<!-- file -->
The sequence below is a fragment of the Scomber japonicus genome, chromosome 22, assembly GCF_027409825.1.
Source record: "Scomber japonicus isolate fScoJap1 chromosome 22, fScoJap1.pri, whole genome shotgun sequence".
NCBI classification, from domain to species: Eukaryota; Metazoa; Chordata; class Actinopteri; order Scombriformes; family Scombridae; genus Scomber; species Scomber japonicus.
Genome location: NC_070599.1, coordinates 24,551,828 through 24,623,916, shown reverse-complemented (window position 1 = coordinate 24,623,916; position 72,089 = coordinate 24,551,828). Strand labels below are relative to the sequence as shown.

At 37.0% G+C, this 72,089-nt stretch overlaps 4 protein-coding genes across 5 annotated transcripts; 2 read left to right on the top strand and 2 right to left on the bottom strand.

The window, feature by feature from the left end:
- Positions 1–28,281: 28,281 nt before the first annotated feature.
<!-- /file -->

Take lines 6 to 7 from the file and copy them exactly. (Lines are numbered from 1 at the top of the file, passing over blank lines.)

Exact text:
The window, feature by feature from the left end:
- Positions 1–28,281: 28,281 nt before the first annotated feature.